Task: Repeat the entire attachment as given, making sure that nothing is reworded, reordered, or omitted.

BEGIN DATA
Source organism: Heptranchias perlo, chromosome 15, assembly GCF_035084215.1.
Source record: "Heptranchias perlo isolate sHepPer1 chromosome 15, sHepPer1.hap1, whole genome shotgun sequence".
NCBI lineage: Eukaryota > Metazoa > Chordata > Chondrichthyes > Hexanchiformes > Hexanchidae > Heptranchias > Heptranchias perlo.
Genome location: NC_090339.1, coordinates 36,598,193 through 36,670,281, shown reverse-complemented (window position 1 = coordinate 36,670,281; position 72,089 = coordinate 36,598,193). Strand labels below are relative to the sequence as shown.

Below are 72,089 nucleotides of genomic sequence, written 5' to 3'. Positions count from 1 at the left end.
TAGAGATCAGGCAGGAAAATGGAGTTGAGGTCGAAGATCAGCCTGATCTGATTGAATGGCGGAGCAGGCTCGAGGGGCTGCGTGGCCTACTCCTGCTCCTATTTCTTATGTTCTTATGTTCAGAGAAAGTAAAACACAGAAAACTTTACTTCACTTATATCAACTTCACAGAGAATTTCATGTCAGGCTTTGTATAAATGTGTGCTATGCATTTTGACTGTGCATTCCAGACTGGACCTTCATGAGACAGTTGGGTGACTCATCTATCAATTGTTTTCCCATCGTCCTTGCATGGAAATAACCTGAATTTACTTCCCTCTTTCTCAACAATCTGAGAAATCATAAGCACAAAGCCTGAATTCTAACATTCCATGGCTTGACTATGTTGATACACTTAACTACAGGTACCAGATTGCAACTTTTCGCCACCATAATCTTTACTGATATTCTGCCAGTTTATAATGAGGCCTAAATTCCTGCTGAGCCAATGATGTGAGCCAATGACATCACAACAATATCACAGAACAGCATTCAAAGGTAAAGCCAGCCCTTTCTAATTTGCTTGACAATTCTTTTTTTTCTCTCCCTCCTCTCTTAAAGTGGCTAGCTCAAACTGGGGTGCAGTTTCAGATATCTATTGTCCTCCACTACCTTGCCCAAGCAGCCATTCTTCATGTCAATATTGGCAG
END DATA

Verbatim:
Source organism: Heptranchias perlo, chromosome 15, assembly GCF_035084215.1.
Source record: "Heptranchias perlo isolate sHepPer1 chromosome 15, sHepPer1.hap1, whole genome shotgun sequence".
NCBI lineage: Eukaryota > Metazoa > Chordata > Chondrichthyes > Hexanchiformes > Hexanchidae > Heptranchias > Heptranchias perlo.
Genome location: NC_090339.1, coordinates 36,598,193 through 36,670,281, shown reverse-complemented (window position 1 = coordinate 36,670,281; position 72,089 = coordinate 36,598,193). Strand labels below are relative to the sequence as shown.

Below are 72,089 nucleotides of genomic sequence, written 5' to 3'. Positions count from 1 at the left end.
TAGAGATCAGGCAGGAAAATGGAGTTGAGGTCGAAGATCAGCCTGATCTGATTGAATGGCGGAGCAGGCTCGAGGGGCTGCGTGGCCTACTCCTGCTCCTATTTCTTATGTTCTTATGTTCAGAGAAAGTAAAACACAGAAAACTTTACTTCACTTATATCAACTTCACAGAGAATTTCATGTCAGGCTTTGTATAAATGTGTGCTATGCATTTTGACTGTGCATTCCAGACTGGACCTTCATGAGACAGTTGGGTGACTCATCTATCAATTGTTTTCCCATCGTCCTTGCATGGAAATAACCTGAATTTACTTCCCTCTTTCTCAACAATCTGAGAAATCATAAGCACAAAGCCTGAATTCTAACATTCCATGGCTTGACTATGTTGATACACTTAACTACAGGTACCAGATTGCAACTTTTCGCCACCATAATCTTTACTGATATTCTGCCAGTTTATAATGAGGCCTAAATTCCTGCTGAGCCAATGATGTGAGCCAATGACATCACAACAATATCACAGAACAGCATTCAAAGGTAAAGCCAGCCCTTTCTAATTTGCTTGACAATTCTTTTTTTTCTCTCCCTCCTCTCTTAAAGTGGCTAGCTCAAACTGGGGTGCAGTTTCAGATATCTATTGTCCTCCACTACCTTGCCCAAGCAGCCATTCTTCATGTCAATATTGGCAG